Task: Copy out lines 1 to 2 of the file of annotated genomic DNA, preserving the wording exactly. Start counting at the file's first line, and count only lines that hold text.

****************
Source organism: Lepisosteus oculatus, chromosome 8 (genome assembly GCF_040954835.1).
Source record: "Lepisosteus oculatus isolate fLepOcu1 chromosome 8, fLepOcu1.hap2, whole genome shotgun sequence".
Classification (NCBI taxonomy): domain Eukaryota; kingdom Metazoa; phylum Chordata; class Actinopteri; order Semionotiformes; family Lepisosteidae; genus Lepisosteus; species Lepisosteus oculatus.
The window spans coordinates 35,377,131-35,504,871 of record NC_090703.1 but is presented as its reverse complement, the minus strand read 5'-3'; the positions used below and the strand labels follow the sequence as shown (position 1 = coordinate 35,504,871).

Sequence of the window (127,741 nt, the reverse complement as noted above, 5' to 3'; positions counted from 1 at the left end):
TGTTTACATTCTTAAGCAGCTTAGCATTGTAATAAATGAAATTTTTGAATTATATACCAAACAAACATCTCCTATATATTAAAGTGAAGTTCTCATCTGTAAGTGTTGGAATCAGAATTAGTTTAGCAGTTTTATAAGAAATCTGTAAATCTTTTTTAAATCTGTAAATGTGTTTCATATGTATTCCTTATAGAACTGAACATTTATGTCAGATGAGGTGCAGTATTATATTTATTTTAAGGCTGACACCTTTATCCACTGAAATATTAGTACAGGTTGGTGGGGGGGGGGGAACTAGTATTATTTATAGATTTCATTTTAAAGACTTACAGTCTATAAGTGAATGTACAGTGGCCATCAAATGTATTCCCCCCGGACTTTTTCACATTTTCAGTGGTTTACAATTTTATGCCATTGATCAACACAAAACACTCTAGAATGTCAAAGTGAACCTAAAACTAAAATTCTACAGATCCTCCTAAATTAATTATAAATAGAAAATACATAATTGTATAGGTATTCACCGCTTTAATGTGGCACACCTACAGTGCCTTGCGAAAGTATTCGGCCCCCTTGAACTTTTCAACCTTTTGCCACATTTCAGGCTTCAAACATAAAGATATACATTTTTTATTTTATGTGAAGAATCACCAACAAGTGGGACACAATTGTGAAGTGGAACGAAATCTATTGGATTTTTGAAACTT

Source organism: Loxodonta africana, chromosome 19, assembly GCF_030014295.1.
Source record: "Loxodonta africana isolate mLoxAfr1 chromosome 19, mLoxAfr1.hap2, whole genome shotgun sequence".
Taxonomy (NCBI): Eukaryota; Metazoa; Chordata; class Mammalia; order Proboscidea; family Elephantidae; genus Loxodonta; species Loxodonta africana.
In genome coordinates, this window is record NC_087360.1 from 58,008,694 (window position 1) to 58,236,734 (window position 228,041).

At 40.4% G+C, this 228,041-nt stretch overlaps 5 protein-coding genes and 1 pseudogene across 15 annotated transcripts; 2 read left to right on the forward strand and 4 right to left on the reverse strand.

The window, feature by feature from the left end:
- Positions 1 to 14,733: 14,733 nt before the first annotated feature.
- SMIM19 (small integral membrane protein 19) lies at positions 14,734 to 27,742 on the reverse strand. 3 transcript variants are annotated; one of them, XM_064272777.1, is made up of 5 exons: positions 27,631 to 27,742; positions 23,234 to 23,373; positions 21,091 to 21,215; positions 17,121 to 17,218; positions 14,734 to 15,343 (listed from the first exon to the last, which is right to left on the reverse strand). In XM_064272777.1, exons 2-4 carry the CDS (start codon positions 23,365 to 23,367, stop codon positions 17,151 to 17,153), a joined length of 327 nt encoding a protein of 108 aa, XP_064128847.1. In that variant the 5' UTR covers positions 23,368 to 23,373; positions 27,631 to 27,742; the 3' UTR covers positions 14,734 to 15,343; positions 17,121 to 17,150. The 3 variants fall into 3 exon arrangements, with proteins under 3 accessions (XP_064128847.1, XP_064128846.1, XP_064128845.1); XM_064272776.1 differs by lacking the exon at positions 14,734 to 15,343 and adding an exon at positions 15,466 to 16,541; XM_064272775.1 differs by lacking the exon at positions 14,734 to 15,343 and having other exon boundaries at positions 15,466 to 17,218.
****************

Source organism: Lepisosteus oculatus, chromosome 8 (genome assembly GCF_040954835.1).
Source record: "Lepisosteus oculatus isolate fLepOcu1 chromosome 8, fLepOcu1.hap2, whole genome shotgun sequence".